• Daniel Mullins

Camera Gear; Is the IPhone viable?

The old adage, "The best camera is the one you have with you", may ring more true today than it ever has before. The last decade has seen a revolution in photography, and it's all because of a device that many of us take for granted; The iPhone (or any other modern smartphone) has become the most popular camera in the world! The original iPhone represented a change in how people documented their lives, for the first time they had a device in their pocket capable of taking pictures that could be instantly shared around the world, all on the same device. The image quality of those first smartphones was nothing to "write home about", but for many, it was deemed "good enough" for their purposes. However, as the image quality improved through the next few years, the dedicated camera industry started to see a shift in camera sales. Many people were no longer purchasing small dedicated point-and-shoot cameras, instead opting to use the camera on their smartphones.

The iPhone is certainly the most convenient

camera used today, but is the image quality really "good enough"? Before addressing this question, lets take a step back in time. Before the digital revolution, film was king, primarily the 35mm variant. Back then, if you wanted convenience and portability, your best option was either a re-loadable point-and-shoot 35mm camera, or a single-use 35mm camera from Kodak or Fujifilm. Neither of these options were compact by today's standards, not to mention the inconvenience of only 36 exposures per role! In the film days, if you wanted the best quality 35mm was capable of, then you either had an SLR camera, or a high-quality point-and-shoot camera. However, if you were looking for the ultimate convenience, or as in my case, you were a kid with limited finances, then the single-use "throwaway" cameras were the name of the game! Although, the single-use cameras were better than getting no image atoll, the plastic lens left much to be desired when it came to image quality.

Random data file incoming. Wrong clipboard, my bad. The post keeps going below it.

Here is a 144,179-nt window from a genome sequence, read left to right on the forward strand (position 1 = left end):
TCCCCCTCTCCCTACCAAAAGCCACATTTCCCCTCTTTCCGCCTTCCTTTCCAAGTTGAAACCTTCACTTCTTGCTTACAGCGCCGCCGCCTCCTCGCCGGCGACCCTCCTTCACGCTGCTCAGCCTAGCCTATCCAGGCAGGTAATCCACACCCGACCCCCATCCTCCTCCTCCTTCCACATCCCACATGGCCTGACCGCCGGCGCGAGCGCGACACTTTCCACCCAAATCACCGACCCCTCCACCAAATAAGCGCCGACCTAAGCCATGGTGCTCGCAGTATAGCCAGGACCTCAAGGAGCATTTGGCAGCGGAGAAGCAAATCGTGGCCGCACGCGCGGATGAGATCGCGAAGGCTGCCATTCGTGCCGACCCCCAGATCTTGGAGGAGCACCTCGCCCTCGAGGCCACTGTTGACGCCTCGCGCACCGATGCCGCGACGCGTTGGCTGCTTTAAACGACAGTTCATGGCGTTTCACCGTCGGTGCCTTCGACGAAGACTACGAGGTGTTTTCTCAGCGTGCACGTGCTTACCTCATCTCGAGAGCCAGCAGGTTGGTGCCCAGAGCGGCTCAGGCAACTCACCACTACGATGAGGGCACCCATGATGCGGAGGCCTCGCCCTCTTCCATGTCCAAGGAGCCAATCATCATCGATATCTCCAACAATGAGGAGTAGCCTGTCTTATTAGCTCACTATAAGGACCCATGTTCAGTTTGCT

In the context of comparing smartphone images to those of old film point-and-shoot cameras, or even early digital cameras, I would argue that, yes, the iPhone camera is indeed "good enough". In fact, it is the best image quality that the consumer has ever had in a small and convenient package! There are of course limitations when shooting with smartphones, generally they don't perform well in low light situations, or hold up well to enlargements. Indeed, for the photos that matter most to us, there is still no substitute for a dedicated camera with a large image sensor. And for any camera, the image sensor is where the real magic happens. Photography is, first and foremost, about capturing light. Cameras with larger image sensors are capable of capturing more available light than those with smaller sensors due to an increased surface area. To help visualize this concept, imagine it is raining outside and that you would like to gather as much rain water as possible, a large bucket will enable you to catch more rain drops than a smaller bucket; In this scenario, the light photons are rain drops and the camera image sensor is the bucket.